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Brand Perception of Music Festivals: UK Festivals Case

Student: Anastasiia Osipova

Supervisor: Julia Trabskaya

Faculty: St.Petersburg School of Economics and Management

Educational Programme: Management (Bachelor)

Year of Graduation: 2020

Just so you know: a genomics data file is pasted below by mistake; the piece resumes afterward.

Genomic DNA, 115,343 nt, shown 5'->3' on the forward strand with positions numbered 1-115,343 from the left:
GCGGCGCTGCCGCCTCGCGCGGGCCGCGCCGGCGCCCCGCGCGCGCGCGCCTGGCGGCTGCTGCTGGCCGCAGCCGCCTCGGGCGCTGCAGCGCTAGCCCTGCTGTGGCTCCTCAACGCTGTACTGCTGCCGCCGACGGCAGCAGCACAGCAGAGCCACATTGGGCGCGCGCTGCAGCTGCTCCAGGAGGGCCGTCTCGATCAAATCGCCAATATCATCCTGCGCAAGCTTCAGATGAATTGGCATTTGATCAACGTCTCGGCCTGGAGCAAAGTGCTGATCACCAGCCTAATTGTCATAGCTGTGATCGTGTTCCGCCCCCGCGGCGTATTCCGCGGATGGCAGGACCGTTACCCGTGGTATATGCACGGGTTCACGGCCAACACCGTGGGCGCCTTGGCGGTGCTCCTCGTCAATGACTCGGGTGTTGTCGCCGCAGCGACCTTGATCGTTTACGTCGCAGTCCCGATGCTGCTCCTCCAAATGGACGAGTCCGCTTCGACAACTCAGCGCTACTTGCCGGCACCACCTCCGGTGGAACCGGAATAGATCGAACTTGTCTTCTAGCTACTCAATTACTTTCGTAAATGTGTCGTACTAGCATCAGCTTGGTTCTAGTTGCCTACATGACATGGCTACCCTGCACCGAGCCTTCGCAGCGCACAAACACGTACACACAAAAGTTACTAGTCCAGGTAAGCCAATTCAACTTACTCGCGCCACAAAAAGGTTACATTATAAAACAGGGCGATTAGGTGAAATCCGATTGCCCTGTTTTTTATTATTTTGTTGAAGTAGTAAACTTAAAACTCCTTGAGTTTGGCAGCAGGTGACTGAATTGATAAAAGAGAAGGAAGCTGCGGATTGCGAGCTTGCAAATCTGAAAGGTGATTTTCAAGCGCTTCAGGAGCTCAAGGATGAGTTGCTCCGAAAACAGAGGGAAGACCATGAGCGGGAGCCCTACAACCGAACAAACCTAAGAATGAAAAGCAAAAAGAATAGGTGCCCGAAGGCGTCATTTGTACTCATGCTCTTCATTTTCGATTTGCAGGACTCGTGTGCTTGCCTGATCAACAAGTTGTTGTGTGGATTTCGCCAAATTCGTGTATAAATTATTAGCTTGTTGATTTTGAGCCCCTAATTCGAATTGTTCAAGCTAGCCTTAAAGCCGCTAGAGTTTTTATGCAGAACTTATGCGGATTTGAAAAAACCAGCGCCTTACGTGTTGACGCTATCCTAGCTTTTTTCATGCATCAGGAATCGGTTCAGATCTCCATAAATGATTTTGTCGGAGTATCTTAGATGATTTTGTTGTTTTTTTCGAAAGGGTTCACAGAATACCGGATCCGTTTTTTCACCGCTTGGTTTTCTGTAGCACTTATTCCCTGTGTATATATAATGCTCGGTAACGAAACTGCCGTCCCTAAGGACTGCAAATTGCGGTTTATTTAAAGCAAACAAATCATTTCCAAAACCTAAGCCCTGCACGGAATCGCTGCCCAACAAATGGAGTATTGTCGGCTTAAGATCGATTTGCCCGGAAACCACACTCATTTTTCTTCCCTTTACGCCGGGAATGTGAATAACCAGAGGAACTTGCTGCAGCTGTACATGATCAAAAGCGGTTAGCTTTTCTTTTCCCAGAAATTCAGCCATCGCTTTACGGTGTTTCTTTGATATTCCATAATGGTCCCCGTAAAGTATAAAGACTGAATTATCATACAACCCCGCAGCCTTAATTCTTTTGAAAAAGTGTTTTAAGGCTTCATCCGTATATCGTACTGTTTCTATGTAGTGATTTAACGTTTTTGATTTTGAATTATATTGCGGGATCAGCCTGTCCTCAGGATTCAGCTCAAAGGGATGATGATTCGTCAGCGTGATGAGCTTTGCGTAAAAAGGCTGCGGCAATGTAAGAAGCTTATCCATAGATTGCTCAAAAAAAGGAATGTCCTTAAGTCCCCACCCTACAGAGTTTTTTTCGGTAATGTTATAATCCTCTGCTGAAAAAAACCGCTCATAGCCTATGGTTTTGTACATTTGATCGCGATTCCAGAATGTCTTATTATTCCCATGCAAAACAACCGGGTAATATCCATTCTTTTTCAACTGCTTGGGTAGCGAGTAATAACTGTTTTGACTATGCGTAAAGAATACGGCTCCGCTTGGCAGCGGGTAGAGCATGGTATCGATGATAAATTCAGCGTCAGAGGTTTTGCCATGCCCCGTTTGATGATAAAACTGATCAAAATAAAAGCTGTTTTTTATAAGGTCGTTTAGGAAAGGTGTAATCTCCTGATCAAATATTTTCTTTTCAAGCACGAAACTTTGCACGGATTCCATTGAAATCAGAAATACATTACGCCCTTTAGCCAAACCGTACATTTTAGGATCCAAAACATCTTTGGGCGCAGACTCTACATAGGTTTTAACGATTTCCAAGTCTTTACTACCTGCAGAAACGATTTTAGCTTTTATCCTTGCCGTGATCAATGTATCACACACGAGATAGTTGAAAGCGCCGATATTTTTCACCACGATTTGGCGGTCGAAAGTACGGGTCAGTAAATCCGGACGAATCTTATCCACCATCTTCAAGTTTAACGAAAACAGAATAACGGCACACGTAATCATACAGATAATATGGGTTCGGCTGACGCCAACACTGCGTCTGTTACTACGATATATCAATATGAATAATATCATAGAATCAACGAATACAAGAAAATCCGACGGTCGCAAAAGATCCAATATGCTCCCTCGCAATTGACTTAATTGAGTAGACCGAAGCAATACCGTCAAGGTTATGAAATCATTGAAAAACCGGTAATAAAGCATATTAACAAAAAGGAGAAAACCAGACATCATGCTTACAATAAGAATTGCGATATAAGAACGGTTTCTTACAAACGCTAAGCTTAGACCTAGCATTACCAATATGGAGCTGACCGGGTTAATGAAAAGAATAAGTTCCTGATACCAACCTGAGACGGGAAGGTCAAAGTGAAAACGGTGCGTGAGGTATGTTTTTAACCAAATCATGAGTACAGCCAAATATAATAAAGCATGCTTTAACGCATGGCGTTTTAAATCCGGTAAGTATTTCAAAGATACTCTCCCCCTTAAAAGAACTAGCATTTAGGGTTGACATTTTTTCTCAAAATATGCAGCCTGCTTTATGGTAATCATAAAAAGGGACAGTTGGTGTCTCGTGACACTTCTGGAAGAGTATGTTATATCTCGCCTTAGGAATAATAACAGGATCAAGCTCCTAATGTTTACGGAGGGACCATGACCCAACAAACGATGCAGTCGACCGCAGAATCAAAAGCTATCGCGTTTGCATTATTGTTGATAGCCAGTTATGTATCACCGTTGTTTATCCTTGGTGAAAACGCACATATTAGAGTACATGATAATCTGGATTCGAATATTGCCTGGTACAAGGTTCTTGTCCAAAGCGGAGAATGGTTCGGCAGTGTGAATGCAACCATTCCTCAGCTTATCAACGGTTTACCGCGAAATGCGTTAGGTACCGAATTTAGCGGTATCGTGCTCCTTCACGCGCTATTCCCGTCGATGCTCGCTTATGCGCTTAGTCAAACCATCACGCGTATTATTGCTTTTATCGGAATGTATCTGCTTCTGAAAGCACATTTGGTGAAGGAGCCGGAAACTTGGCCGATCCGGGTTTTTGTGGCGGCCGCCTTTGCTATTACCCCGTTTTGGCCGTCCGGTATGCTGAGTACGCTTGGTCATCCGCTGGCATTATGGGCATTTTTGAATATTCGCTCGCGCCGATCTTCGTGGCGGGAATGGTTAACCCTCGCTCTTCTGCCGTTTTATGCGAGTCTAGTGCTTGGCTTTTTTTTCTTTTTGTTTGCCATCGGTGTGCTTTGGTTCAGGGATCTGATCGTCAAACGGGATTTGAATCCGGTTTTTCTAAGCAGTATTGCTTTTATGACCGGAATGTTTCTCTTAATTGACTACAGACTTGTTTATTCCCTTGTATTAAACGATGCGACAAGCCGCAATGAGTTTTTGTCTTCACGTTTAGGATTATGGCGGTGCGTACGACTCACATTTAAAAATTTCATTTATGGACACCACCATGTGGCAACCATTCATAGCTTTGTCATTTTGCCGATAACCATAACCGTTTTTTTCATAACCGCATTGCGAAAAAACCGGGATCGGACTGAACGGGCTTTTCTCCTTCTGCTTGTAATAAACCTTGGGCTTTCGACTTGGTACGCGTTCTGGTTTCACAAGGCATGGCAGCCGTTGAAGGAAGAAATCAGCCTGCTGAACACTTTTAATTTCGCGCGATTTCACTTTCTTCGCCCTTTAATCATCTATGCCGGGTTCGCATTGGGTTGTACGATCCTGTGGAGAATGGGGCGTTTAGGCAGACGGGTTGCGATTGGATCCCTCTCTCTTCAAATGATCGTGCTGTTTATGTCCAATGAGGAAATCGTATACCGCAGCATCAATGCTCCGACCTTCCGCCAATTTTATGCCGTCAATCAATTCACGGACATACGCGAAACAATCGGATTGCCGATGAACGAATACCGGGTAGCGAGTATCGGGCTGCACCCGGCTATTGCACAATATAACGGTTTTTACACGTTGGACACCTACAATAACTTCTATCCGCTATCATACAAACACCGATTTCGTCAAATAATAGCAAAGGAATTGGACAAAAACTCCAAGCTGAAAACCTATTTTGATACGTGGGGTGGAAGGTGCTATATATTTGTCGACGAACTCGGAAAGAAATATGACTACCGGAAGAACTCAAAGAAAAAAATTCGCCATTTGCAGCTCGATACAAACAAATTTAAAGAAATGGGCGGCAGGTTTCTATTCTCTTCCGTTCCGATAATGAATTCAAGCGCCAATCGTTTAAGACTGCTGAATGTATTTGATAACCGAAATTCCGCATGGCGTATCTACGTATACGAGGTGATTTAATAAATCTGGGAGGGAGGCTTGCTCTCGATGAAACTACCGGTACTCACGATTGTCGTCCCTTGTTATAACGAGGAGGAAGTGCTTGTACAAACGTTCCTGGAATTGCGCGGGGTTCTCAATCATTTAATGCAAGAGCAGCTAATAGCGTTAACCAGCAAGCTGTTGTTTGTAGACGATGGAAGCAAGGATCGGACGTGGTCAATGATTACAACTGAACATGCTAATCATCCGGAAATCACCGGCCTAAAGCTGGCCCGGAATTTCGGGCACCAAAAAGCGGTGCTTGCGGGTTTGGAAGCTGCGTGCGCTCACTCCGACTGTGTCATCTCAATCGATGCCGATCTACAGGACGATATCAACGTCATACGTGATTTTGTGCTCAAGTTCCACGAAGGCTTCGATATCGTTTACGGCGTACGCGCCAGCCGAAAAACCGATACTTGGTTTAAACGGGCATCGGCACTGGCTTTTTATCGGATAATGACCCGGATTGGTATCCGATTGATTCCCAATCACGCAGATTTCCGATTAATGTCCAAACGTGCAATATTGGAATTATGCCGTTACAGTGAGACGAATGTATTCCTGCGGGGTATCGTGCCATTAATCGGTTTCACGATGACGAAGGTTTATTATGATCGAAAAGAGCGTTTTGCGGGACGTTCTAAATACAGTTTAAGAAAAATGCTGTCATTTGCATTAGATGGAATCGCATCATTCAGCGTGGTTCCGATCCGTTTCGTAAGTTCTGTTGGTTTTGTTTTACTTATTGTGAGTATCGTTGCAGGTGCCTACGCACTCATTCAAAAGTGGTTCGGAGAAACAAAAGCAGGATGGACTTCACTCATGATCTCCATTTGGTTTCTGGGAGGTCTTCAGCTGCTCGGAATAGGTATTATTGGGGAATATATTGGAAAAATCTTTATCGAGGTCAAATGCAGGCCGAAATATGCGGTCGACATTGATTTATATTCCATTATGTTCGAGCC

The contemporary music industry provides festival-goers with a wide selection of festivals to attend. In order to choose the right one, people carefully assess festival brands. One of the tools used in the selection process is perception: how the brand appears to be in customers’ minds. Positive perception can lead to further purchase decisions, and negative can defer one from it. Brand perception mostly depends on internal aspects of customers’ minds, but is there something a festival itself can do to make the perception better, stimulate an interest in their brand? This study aims to find whether attributes of festivals play a role in perception formation, as well as to establish any other influential factors, all in order to advance the understanding of consumer behaviour. Festival attributes are seen as features that distinguish festivals from other events, such as the line-up of artists. Using a mixed-method approach, this paper explores brand perception that 10 most popular UK music festivals induce. British festivals are some of the best-known in the world – such as Glastonbury –, they contribute highly to the country’s economy, and play an important role in people’s lives – both British residents and tourists. The main methods of data analysis are correlation and linear regression analyses, as well as qualitative content analysis. Firstly, festival attributes have been revealed through the analysis of literature. Secondly, 408 questionnaire responses and 500 digital footprints have been collected and analyzed in order to define underlying perceptions. Finally, it has been found that Line-up is the most influential festival attribute for perception formation along with Experience and Facilities. Audience’s behaviour and Values of the brand have also proven to be important. This paper contributes to the theory by combining marketing and festival studies to explore a topic that has not been properly studied yet and providing a better understanding of customer brand perception of festivals and their behaviour. Practical implications are presented as suggestions for festival managers on how to improve brand perception of their festivals.

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